Also, consider the Lenovo ThinkPad T540p 20BE - I7/8/240SSD... :)

Good luck.

Kheir Consulting


Quote from: akheir on July 18, 2014, 08:51:59 AM
Also, consider the Lenovo ThinkPad T540p 20BE - I7/8/240SSD... :)

I have a T520.  It's been solid for what I use it for.


I'm actually going to buy the Mac 13" display with the 500 GB Hard Drive and 4 GB of RAM (but we'll configure it to 8 GB.) I like the software included with the Apple and have been wanting to switch to Apple software for a while now. I met with a technology person yesterday from a local university and we briefly touched on hardware and he said the Apple is probably is a solid choice. All the programs that I'm going to add on (Dreamweaver and Photoshop Elements CS6) should run flawlessly on the Apple.

However - the Mac does have something I don't like. The MacBook Pro I'm thinking about buying has bad reviews on the MagSafe 2 Power Adapter - has anyone had problems with this power adapter and is there any work around?

I appreciate everyone's input.
Owner and Operator, Garrett's Websites


As someone who's worked on and personally owned all platforms (Windows, Linux, Mac) it really is up to personal choice and the needs of the end user as Jason said. Those who favor one over the other will try and tell you that Mac is better than PC or PC is better than Mac. OS X 10.8 is better than 10.9. Windows 7 is better than 8. Etc. And if you can't take a step back and figure out what's going to work for you without listening to the Mac and PC wars, then you could very well make an expensive mistake.

Honestly, when it comes down to it, they're both just as powerful as the other. On my setup, Photoshop runs just as buttery smooth on my Windows computer as it did on my Mac (before it died). Web development is just as easy using MAMP on OS X as it is with WAMP on Windows. Office documents are just as capable of getting the point across in Office on Windows or iWork on OS X (or Office for Mac). iTunes works just as well on Windows as it does on Mac. And so on.

There is a real problem within the PC world though, and that's manufactures. If you buy a cheap off the shelf desktop or laptop with low end specs and it's loaded up with a bunch of bloatware apps, of course it's going to run like sh*t compared to any off the shelf Mac desktops or laptops. But if you custom build a high end desktop, or even buy a high end desktop and get all the manufacturer's pre-installed software off of it, it'll go head to head with a Mac any day and work just as well. That's where Apple actually shines, they give you one choice in hardware and that's high end. From there, you can only make it faster.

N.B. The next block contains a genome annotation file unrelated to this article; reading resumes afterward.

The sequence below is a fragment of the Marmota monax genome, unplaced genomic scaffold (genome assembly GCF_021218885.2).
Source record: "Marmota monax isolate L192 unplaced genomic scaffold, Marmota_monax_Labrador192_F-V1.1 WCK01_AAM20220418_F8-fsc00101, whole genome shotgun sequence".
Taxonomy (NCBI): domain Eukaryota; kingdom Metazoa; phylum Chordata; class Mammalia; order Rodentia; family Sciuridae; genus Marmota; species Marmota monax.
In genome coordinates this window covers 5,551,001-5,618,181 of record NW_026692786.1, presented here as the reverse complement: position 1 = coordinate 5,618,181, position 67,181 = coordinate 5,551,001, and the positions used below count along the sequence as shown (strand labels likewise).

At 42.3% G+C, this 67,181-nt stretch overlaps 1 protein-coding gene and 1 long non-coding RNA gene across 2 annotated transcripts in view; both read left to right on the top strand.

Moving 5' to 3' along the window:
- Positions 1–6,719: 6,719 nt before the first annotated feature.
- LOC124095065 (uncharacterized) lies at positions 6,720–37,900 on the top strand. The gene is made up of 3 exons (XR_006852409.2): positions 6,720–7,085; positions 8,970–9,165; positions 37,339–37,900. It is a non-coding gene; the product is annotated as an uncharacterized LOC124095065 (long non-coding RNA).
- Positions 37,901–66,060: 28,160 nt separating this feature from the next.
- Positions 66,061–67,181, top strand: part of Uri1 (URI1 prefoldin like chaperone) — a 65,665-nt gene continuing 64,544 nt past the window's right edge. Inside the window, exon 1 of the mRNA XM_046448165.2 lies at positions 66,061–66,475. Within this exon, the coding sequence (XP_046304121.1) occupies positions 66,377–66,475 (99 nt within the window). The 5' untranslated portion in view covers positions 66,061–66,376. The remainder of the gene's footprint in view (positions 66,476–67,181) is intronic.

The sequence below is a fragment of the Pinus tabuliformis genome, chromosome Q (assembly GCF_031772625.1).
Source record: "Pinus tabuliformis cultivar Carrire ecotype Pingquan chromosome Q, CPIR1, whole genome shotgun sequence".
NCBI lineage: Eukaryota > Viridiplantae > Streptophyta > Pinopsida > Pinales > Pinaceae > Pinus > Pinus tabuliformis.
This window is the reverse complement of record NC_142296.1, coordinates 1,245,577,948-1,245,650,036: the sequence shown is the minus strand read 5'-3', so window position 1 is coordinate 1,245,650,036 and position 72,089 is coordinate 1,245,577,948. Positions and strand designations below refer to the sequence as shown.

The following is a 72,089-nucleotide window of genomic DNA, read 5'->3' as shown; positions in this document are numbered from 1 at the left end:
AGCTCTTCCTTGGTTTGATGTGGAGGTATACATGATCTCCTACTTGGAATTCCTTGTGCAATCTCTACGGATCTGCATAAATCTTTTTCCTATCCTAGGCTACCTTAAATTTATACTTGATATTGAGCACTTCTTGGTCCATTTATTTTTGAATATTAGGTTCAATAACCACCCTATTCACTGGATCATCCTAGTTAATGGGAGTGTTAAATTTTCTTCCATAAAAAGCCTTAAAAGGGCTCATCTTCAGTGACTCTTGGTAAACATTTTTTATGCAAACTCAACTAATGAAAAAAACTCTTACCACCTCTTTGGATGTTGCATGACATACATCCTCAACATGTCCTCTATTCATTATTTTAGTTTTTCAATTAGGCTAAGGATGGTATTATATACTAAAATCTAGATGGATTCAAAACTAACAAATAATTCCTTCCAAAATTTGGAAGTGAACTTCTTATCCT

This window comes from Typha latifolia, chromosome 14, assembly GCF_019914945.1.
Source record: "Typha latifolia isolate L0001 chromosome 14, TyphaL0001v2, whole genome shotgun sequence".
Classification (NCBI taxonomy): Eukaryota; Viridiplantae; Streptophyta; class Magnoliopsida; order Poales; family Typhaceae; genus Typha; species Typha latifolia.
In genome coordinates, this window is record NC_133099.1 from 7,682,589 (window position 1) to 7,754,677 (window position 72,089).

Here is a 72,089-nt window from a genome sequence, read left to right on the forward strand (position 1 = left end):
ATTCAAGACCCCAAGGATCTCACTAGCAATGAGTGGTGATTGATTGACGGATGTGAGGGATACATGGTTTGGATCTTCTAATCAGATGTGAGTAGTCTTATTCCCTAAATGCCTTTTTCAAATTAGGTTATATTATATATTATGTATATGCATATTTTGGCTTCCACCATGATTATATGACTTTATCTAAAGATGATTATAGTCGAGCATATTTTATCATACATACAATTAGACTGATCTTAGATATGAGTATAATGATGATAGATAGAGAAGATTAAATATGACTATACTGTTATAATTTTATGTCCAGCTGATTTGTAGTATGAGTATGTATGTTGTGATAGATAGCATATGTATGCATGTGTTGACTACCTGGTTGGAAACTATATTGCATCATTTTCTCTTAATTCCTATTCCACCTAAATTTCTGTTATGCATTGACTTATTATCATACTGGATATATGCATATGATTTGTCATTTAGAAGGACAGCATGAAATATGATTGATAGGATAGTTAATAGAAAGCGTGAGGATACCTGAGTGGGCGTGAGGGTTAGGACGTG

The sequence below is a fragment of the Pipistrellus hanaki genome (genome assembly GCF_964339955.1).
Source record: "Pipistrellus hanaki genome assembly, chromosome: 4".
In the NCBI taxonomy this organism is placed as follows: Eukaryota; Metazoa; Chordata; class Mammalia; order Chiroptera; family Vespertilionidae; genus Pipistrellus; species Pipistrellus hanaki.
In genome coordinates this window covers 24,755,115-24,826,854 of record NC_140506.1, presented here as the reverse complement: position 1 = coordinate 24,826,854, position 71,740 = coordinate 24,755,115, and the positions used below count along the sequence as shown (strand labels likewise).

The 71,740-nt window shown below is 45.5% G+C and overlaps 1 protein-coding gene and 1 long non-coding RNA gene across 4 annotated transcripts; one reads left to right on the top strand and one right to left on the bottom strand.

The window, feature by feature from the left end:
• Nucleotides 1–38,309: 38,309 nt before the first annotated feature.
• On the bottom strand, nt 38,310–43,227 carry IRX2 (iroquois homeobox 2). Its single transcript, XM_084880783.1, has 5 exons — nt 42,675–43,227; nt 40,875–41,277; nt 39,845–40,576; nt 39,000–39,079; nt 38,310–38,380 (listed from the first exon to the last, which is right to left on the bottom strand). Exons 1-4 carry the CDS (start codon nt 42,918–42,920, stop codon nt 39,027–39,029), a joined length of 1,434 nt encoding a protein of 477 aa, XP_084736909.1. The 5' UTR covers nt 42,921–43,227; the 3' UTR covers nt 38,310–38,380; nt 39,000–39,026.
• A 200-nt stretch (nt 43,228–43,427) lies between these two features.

For me, I run 2 high end custom built desktops (work and home) with Windows 8.1 and absolutely love them. I find Windows 8.1 to be snappy, fast, and extremely stable. Not to mention, with 'Ultra Fast Boot' setup and configured properly, a cold boot only takes a whopping 7 seconds.

When the time comes, would I ever buy another Mac, of course! Do I absolutely love Windows and Mac equally, sure do! But I also know how to optimize the crap out of both platforms.

So as you can see, it's a personal choice.

EDIT: I know this topic is a month old, this is just my input for anyone that stumbles on to the topic. ;)


Quote from: Mark on August 11, 2014, 11:42:25 AM
EDIT: I know this topic is a month old, this is just my input for anyone that stumbles on to the topic. ;)

It's very helpful regardless -- thanks!


Thank You. I'm thinking I'm going to go with the MacBook Pro.
Owner and Operator, Garrett's Websites